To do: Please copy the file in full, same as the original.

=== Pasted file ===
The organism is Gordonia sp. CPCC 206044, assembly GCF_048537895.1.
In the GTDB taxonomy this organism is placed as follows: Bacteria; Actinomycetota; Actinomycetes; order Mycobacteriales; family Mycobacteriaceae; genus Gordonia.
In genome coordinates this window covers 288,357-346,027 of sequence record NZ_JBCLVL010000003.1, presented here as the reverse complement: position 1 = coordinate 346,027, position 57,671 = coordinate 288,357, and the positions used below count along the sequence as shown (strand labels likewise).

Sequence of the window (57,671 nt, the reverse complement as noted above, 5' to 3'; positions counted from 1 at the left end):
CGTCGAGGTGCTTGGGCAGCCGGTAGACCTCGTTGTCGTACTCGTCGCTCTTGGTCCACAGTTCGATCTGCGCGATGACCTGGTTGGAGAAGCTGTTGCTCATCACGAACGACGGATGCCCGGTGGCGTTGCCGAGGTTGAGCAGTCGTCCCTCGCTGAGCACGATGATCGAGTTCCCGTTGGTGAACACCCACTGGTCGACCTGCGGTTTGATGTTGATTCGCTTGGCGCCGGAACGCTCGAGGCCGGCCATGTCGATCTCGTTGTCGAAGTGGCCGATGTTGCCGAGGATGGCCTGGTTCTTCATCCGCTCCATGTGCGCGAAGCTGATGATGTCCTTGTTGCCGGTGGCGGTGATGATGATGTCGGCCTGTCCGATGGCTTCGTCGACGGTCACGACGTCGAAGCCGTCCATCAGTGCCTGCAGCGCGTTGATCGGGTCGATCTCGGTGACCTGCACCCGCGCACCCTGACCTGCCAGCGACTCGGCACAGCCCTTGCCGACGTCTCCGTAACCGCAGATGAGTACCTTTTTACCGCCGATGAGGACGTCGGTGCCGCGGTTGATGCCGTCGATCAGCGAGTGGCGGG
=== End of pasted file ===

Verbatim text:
The organism is Gordonia sp. CPCC 206044, assembly GCF_048537895.1.
In the GTDB taxonomy this organism is placed as follows: Bacteria; Actinomycetota; Actinomycetes; order Mycobacteriales; family Mycobacteriaceae; genus Gordonia.
In genome coordinates this window covers 288,357-346,027 of sequence record NZ_JBCLVL010000003.1, presented here as the reverse complement: position 1 = coordinate 346,027, position 57,671 = coordinate 288,357, and the positions used below count along the sequence as shown (strand labels likewise).

Sequence of the window (57,671 nt, the reverse complement as noted above, 5' to 3'; positions counted from 1 at the left end):
CGTCGAGGTGCTTGGGCAGCCGGTAGACCTCGTTGTCGTACTCGTCGCTCTTGGTCCACAGTTCGATCTGCGCGATGACCTGGTTGGAGAAGCTGTTGCTCATCACGAACGACGGATGCCCGGTGGCGTTGCCGAGGTTGAGCAGTCGTCCCTCGCTGAGCACGATGATCGAGTTCCCGTTGGTGAACACCCACTGGTCGACCTGCGGTTTGATGTTGATTCGCTTGGCGCCGGAACGCTCGAGGCCGGCCATGTCGATCTCGTTGTCGAAGTGGCCGATGTTGCCGAGGATGGCCTGGTTCTTCATCCGCTCCATGTGCGCGAAGCTGATGATGTCCTTGTTGCCGGTGGCGGTGATGATGATGTCGGCCTGTCCGATGGCTTCGTCGACGGTCACGACGTCGAAGCCGTCCATCAGTGCCTGCAGCGCGTTGATCGGGTCGATCTCGGTGACCTGCACCCGCGCACCCTGACCTGCCAGCGACTCGGCACAGCCCTTGCCGACGTCTCCGTAACCGCAGATGAGTACCTTTTTACCGCCGATGAGGACGTCGGTGCCGCGGTTGATGCCGTCGATCAGCGAGTGGCGGG